Once upon a time before diet books

Once upon a time before diet books

The remedy may be as old as the hills, as I have since been told, but its application is of very recent date; and it astonishes me that such a light should have remained so long unnoticed and hidden…

William Banting on low carb diets, 1863

William Banting was a man who struggled with weight loss. He could not stoop to tie his shoes and walking up the stairs was difficult. When he tried some exercise in the form of rowing, he found that an enormous appetite, which he was compelled to indulge, came with it. He also tried sea air, horse riding, and potassium liquor. When Turkish vapor-baths became the fashion he adopted them thinking he’d found the philosopher’s stone. The results were poor. Everything he tried failed. One doctor assured him that increasing weight was an inevitable result of advancing years.

After many years of failed attempts to shift the weight, he came across Dr. William Harvey. He was treating diabetes with a sugar- and starch-free diet. The recipe was simple enough: abstain from bread, butter, milk, sugar, beer, and potatoes. It had never occurred to Banting that the carbohydrates that formed the staple of his diet could be fattening. When he stopped eating them the pounds started to fly off – he lost a pound a week for thirty-eight weeks straight.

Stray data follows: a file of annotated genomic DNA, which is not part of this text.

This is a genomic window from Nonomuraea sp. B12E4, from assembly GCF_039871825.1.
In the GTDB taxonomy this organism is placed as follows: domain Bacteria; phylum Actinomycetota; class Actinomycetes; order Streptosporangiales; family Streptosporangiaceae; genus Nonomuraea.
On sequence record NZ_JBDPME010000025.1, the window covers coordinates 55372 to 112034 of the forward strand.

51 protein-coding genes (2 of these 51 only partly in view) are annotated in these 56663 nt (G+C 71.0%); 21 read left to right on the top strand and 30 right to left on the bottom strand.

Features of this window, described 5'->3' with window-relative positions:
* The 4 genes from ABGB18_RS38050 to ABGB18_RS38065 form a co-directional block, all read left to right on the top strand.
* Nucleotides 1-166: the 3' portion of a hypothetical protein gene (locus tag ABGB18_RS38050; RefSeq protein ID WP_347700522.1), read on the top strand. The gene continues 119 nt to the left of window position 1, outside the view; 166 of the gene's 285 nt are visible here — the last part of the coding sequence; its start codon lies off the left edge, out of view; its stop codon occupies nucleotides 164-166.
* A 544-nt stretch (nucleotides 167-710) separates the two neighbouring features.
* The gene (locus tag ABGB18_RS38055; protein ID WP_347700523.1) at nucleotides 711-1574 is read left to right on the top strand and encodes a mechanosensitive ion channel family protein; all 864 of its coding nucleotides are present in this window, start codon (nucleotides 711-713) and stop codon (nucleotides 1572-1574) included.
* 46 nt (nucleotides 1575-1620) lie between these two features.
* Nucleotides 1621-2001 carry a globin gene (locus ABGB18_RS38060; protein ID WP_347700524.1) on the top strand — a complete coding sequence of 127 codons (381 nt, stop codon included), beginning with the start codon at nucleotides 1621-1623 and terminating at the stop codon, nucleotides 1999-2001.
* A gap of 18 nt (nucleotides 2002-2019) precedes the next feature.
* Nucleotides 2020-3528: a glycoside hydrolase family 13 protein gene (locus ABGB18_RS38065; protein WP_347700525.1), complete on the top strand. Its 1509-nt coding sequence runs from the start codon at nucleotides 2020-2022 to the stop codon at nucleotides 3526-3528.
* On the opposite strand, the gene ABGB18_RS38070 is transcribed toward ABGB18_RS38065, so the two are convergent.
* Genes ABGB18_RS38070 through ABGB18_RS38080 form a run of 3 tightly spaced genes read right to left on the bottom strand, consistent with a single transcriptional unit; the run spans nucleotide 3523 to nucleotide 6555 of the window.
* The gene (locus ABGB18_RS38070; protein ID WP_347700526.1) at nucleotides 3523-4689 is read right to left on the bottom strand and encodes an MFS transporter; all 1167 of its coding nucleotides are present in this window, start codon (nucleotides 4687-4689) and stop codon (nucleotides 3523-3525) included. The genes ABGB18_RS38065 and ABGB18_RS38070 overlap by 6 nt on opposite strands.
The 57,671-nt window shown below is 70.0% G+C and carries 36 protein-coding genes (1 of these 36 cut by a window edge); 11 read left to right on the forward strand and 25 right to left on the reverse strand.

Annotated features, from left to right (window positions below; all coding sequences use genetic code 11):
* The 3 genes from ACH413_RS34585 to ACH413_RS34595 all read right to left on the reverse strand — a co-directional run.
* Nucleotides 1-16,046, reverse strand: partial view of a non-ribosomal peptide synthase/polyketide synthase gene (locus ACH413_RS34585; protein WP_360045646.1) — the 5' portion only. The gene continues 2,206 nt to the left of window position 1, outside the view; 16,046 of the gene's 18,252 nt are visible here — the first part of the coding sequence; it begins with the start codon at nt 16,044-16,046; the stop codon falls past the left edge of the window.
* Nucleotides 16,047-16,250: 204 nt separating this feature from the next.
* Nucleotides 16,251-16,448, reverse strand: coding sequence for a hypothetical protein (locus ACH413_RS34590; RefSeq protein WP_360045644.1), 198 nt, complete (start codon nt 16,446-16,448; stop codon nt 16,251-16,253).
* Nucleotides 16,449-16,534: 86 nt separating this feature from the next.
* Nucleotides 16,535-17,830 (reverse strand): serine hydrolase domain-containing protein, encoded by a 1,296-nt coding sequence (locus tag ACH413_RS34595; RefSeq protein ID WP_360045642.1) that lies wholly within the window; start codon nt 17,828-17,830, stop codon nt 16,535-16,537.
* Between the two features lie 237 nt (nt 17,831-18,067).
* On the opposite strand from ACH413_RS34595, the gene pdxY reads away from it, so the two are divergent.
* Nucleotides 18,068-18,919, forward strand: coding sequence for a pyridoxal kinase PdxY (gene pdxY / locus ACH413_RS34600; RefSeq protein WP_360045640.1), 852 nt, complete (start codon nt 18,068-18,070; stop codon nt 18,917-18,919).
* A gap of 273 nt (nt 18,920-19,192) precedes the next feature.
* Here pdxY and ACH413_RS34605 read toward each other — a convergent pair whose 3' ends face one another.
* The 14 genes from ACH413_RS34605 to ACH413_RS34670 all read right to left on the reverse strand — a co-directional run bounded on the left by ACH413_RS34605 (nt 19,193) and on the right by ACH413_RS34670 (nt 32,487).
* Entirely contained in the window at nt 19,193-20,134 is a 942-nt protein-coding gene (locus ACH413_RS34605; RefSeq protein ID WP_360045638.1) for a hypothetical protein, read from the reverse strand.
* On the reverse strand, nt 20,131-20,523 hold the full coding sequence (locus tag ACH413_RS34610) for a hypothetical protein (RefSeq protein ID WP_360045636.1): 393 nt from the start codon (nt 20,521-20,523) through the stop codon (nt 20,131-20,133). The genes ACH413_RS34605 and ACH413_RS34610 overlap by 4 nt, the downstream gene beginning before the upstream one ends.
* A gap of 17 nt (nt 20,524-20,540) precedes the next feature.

The year was 1863, which proves that the low carb diet is not a new thing. It appeared in literature as early as 1825 in Brillat-Savarin’s The Physiology of Taste. He observed that carnivorous animals never grow fat, but that herbivores fatten as soon as they begin to feed on potatoes, grain or flour. He concluded that the chief cause of obesity was starchy substances. 

As for Banting, he was so pleased with the diet he felt a sense of public duty to share his experience. The small booklet he wrote, Letter on corpulence, is considered our first diet book. The first two editions were printed at his expense and distributed for free. After this, it sold at cost price for sixpence a copy. It proved so popular that Banting and the expression “to bant” became synonymous with dieting. It remains in the Swedish language as a verb until this day. At the time of his death in 1878 Banting had sold 58 000 copies. 

The original aim though was not to create a bestseller. Banting was hoping to affect the medical community and sent his booklet to his former doctors. The response was poor. While they didn’t dispute the diet, they considered it too great of the sacrifice of personal comfort to be generally advised. 

This reminds me of how we treat diabetes today. Doctors prioritize a normal diet over normal blood sugar. When I asked my doctor for regular insulin, she asked me if it wouldn’t be inconvenient for me to have to inject twenty minutes before meals. I consider losing my feet or going blind from diabetic complications to be far more inconvenient than making changes to how I eat. Something tells me that Banting felt the same way. Life is sometimes a little bit inconvenient.


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